Friday, March 04, 2011

Fair Use Fridays: Jailbreaking Your Cell Phone is Legal - Maybe Some Mashups, Too

On July 20, 2010, the Librarian of Congress came out with regulations making jailbreaking of cell phones exempt from the prohibitions of the Digital Millenium Copyright Act.  17 USC 1201. Bypassing DVD protections to make a "criticism or comment" is, too.

A summary from the Copyright Office of the regs is italicized below.

A copy of the regulation here 

Recommendations of the Register of Copyrights here

Statement on Rulemaking of the Librarian of Congress here

It is important to note that just because it is not a violation of the DMCA to break into a DVD and take a piece of a motion picture for purposes of criticism or commentary, this does not means that what you take from the DVD will necessarily be a FAIR USE.

To determine whether your new use is fair, you will still have to satisfy the four factor test of the fair use doctrine.   For more on the fair use doctrine, embodied in 17 USC 107 look here.

Can someone please explain to me how it is LEGAL to put technological blocks in smartphones that destroy interoperability?   Isn't this anticompetitive, anti-consumer, illegal tying by monopolists and oligopolists?   If I buy a phone, shouldn't I be free to take a signal from whomever I like?

Tim Wu raises the issue in The Master Switch, reviewed here.

How mashups led to Hitler's Downfall, look here.

The Librarian of Congress has announced the classes of works subject to the exemption from the prohibition against circumvention of technological measures that control access to copyrighted works. Persons making noninfringing uses of the following six classes of works will not be subject to the prohibition against circumventing access controls (17 U.S.C. § 1201(a)(1)) until the conclusion of the next rulemaking.

(1) Motion pictures on DVDs that are lawfully made and acquired and that are protected by the Content Scrambling System when circumvention is accomplished solely in order to accomplish the incorporation of short portions of motion pictures into new works for the purpose of criticism or comment, and where the person engaging in circumvention believes and has reasonable grounds for believing that circumvention is necessary to fulfill the purpose of the use in the following instances:

(i) Educational uses by college and university professors and by college and university film and media studies students;
(ii) Documentary filmmaking;
(iii) Noncommercial videos.

(2) Computer programs that enable wireless telephone handsets to execute software applications, where circumvention is accomplished for the sole purpose of enabling interoperability of such applications, when they have been lawfully obtained, with computer programs on the telephone handset.

(3) Computer programs, in the form of firmware or software, that enable used wireless telephone handsets to connect to a wireless telecommunications network, when circumvention is initiated by the owner of the copy of the computer program solely in order to connect to a wireless telecommunications network and access to the network is authorized by the operator of the network.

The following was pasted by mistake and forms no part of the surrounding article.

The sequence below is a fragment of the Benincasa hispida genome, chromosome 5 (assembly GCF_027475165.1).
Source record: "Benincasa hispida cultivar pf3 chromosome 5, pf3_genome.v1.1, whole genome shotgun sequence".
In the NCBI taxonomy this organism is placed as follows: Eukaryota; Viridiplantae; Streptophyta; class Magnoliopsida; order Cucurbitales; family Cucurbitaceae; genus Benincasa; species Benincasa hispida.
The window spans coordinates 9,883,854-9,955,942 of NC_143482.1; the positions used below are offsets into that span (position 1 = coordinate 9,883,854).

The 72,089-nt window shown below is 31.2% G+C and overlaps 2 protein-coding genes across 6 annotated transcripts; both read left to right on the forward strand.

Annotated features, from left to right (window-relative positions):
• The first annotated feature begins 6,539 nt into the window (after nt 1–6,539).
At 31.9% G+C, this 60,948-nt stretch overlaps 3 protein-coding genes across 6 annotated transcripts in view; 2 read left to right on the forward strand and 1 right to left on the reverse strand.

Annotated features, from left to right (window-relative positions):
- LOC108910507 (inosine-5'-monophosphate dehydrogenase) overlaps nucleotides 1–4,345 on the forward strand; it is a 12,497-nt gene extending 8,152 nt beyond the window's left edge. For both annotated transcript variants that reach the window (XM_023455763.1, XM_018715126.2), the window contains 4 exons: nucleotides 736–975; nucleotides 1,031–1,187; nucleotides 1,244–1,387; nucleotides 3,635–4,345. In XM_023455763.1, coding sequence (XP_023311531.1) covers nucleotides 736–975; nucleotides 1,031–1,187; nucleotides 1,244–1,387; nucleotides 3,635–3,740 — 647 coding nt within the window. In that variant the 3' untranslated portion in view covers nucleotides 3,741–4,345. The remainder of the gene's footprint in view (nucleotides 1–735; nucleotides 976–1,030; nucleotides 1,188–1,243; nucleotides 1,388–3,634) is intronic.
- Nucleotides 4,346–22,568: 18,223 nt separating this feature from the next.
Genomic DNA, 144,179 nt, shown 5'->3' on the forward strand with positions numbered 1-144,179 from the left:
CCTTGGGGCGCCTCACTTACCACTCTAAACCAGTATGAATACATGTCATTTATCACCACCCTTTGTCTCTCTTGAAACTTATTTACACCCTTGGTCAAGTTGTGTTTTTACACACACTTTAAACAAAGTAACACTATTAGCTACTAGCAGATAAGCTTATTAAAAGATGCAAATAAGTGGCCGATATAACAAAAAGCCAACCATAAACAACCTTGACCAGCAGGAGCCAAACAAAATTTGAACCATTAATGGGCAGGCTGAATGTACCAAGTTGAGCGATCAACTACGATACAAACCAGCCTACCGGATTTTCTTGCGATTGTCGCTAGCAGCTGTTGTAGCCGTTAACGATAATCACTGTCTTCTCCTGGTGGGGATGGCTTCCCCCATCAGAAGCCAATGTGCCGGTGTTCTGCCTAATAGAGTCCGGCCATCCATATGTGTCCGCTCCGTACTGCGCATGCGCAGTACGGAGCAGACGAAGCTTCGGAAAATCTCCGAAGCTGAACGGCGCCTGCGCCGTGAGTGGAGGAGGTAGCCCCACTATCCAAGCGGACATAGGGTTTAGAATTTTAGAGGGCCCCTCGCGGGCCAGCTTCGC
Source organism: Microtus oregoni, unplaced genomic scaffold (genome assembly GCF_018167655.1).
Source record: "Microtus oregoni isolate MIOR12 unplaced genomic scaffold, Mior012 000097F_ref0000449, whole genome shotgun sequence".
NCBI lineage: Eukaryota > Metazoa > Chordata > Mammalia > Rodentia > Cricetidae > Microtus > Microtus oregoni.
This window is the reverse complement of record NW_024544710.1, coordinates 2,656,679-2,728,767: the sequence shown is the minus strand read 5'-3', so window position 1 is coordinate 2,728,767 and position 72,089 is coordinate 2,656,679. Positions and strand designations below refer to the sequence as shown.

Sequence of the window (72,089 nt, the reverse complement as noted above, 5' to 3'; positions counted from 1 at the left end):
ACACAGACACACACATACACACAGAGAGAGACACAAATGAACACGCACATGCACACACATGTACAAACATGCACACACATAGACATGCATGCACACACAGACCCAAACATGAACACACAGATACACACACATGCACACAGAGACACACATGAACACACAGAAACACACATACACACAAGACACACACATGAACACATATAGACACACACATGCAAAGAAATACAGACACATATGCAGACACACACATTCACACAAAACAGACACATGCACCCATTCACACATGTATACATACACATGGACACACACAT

(4) Video games accessible on personal computers and protected by technological protection measures that control access to lawfully obtained works, when circumvention is accomplished solely for the purpose of good faith testing for, investigating, or correcting security flaws or vulnerabilities, if:

(i) The information derived from the security testing is used primarily to promote the security of the owner or operator of a computer, computer system, or computer network; and
(ii) The information derived from the security testing is used or maintained in a manner that does not facilitate copyright infringement or a violation of applicable law.

(5) Computer programs protected by dongles that prevent access due to malfunction or damage and which are obsolete. A dongle shall be considered obsolete if it is no longer manufactured or if a replacement or repair is no longer reasonably available in the commercial marketplace; and

(6) Literary works distributed in ebook format when all existing ebook editions of the work (including digital text editions made available by authorized entities) contain access controls that prevent the enabling either of the book’s read-aloud function or of screen readers that render the text into a specialized format.


The Copyright Office is conducting this rulemaking proceeding mandated by the Digital Millennium Copyright Act, which provides that the Librarian of Congress may exempt certain classes of works from the prohibition against circumvention of technological measures that control access to copyrighted works.

The purpose of this proceeding is to determine whether there are particular classes of works as to which users are, or are likely to be, adversely affected in their ability to make noninfringing uses due to the prohibition on circumvention of access controls. This page contains links to published documents in this proceeding.

The Notice of Inquiry in this fourth anticircumvention rulemaking requests written comments from all interested parties, including representatives of copyright owners, educational institutions, libraries and archives, scholars, researchers and members of the public, in order to elicit evidence on whether noninfringing uses of certain classes of works are, or are likely to be, adversely affected by this prohibition on the circumvention of measures that control access to copyrighted works.

The entire records of the previous anticircumvention rulemakings are available. The first rulemaking took place in 2000. The second was in 2003. The third was in 2006.

Purchase Copyright Litigation Handbook 2010 by Raymond J. Dowd from West here  

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